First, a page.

DPJ weighs voting rights for all permanent residents


A group of Democratic Party of Japan lawmakers is drafting a bill that would give foreign nationals with permanent residence status the right to vote in local elections. They plan to gear up after the Golden Week holidays and submit the bill during the current session of the Diet.

Giving foreign permanent residents voting rights in local elections is a controversial issue that surfaces in Japanese politics from time to time without resolution, mostly due to the strong opposition of the ruling Liberal Democratic Party.

But the DPJ, which has raised the issue a few times over the past decade since the party was established in 1998, wants to press the advantage it gained in the Upper House election last July.

If the bill passes even one of the two houses of the Diet, observers say it will be a milestone in Japan’s history of the issue of alien suffrage. Nevertheless, not everyone in the DPJ is in lockstep on the matter.

On Jan. 30, Katsuya Okada, a former DPJ president, told a group of DPJ lawmakers who support alien suffrage that he was prepared to lead the quest.

“As a party, we have long wanted to improve the legal rights of permanent residents,” Okada said. “I believe this bill symbolizes that Japanese society respects diversity.”

The group was formed less than two weeks after DPJ President Ichiro Ozawa met with Lee Sang Duk, the special envoy of newly elected South Korean President Lee Myung Bak, in Tokyo in mid-January.

With a growing number of foreigners in residence, South Korea in 2006 began allowing permanent residents to vote in local elections. Ozawa, himself a supporter of alien suffrage, reportedly told the envoy that he would try to accomplish the same in Japan.

Ozawa made the same vow to President Lee in February when he visited Seoul to congratulate him on his inauguration.

By contrast, when the issue was raised by President Lee during his official visit in late April, Prime Minister Yasuo Fukuda responded that the country has yet to come to a decision.

Some speculate that Ozawa sees it as yet another opportunity to drive a wedge between the LDP and coalition partner New Komeito, which is a strong advocate of granting permanent residents the right to vote.

But Ozawa, at least in public, denies this. “We shouldn’t start from the assumption of making this a political affair,” he said at a press conference in January.

At the end of 2006, some 837,000 foreign nationals were registered with the government as permanent residents, making up 40.2 percent of the total 2.08 million registered foreigners.

Among them, 443,000 were special permanent residents — mostly descendants of Koreans who lived in Japan before World War II and were forced to take Japanese nationality at that time.

The remaining 394,000 were general permanent residents, or relative newcomers to Japan from countries such as China, Brazil and the Philippines.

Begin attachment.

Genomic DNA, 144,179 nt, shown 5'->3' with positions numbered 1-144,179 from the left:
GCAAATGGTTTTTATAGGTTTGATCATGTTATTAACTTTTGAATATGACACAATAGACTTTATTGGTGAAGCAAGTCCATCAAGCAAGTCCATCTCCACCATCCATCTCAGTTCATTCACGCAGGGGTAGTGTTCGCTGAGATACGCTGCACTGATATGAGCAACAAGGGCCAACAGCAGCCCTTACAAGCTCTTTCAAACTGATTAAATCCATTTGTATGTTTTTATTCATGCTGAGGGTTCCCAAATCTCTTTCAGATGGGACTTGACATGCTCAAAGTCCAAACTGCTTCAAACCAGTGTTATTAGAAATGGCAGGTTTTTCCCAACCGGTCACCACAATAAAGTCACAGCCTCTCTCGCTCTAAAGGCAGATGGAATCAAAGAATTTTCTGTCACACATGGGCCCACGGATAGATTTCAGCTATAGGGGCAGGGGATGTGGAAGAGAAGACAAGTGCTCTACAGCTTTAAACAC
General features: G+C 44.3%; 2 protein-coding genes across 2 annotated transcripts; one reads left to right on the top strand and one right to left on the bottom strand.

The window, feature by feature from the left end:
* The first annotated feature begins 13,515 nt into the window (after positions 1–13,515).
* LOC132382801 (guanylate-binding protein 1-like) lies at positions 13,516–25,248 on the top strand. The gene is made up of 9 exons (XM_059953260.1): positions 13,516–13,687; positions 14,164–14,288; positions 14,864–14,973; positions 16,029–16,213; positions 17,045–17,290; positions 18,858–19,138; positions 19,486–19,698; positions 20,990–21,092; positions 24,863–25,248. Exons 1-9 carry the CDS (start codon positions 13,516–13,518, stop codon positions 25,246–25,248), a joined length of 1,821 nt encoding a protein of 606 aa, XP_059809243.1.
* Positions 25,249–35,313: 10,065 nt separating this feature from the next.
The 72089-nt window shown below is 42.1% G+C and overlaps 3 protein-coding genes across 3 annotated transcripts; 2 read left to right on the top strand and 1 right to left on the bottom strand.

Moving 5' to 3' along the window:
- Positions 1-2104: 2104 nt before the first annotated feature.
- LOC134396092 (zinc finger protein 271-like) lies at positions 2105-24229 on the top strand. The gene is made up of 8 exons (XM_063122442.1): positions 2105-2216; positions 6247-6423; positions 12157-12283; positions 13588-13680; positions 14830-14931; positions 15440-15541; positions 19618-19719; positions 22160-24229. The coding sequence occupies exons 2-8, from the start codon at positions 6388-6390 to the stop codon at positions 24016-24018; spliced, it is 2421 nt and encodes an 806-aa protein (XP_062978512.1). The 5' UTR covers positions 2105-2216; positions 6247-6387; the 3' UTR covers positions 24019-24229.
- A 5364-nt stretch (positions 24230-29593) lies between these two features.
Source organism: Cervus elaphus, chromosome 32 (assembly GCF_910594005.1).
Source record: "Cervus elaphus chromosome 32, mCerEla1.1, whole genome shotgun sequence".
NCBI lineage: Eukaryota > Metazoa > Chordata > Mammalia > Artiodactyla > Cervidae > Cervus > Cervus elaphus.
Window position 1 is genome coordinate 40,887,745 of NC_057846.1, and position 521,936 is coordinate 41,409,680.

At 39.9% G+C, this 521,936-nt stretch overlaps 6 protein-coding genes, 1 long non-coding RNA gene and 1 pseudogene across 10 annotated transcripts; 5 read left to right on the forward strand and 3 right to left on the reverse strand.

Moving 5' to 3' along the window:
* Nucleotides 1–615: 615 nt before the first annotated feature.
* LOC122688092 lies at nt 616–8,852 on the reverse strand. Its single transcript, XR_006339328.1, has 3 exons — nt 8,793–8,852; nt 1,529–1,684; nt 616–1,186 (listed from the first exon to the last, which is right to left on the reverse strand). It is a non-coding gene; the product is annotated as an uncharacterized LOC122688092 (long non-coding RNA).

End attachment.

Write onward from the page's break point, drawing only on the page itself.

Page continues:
Permanent residency is generally granted to those with stable jobs who have lived in Japan at least 10 years. The time period is five years for those married to a Japanese national.

Voting rights has been an issue primarily for the special permanent residents, who have been here for generations, but they are expected to be outnumbered by the newcomers within a few years.

The DPJ lawmakers in favor of alien suffrage held seminars almost every other week until the end of March, inviting guest speakers on both sides of the issue to clarify their ideas.

In early April, the group declared that voting rights should be given to all permanent residents who come from countries with which Japan has official diplomatic ties, thus excluding North Koreans.

Under the envisaged bill, permanent residents who wish to vote would be granted the right upon application.

“Japan is increasingly depopulated, and it’s important to get foreign residents to join together in the process of developing local communities. But to encourage their sense of being an interested group themselves, it’s necessary to give them their rights and duties,” said Shinkun Haku, an Upper House lawmaker and member of the group. “This in the end will benefit Japan.”

But others in the DPJ hold a different view. Like LDP lawmakers who are against the idea, they say that because the Constitution stipulates that sovereignty rests with the people, and that the people are defined as those who hold Japanese nationality, one must obtain that before the right to vote.

DPJ Lower House lawmaker Akihisa Nagashima concurs. He says granting suffrage without the right to run for office in local elections constitutes a new form of discrimination.

Also, the Constitution does not distinguish between suffrage regarding local and national elections. Thus, for a permanent resident to obtain full suffrage, the best way would be to obtain Japanese nationality, he said.

Rather than simply give a segment of society voting rights, “if we really wanted to get more ideas from foreign residents and reflect that to form a better community for everyone, more effort has to be made to increase such opportunities first,” he said, citing the example of some local governments that allow foreign residents to participate in referendums.

“I totally agree that this society should respect diversity, and to encourage foreign residents to take part in the communities they live in. But we have a different approach,” Nagashima said.

After the Golden Week holidays, the DPJ is scheduled to establish a project team on the issue for further discussions before the party’s executive committee decides whether to endorse the bill.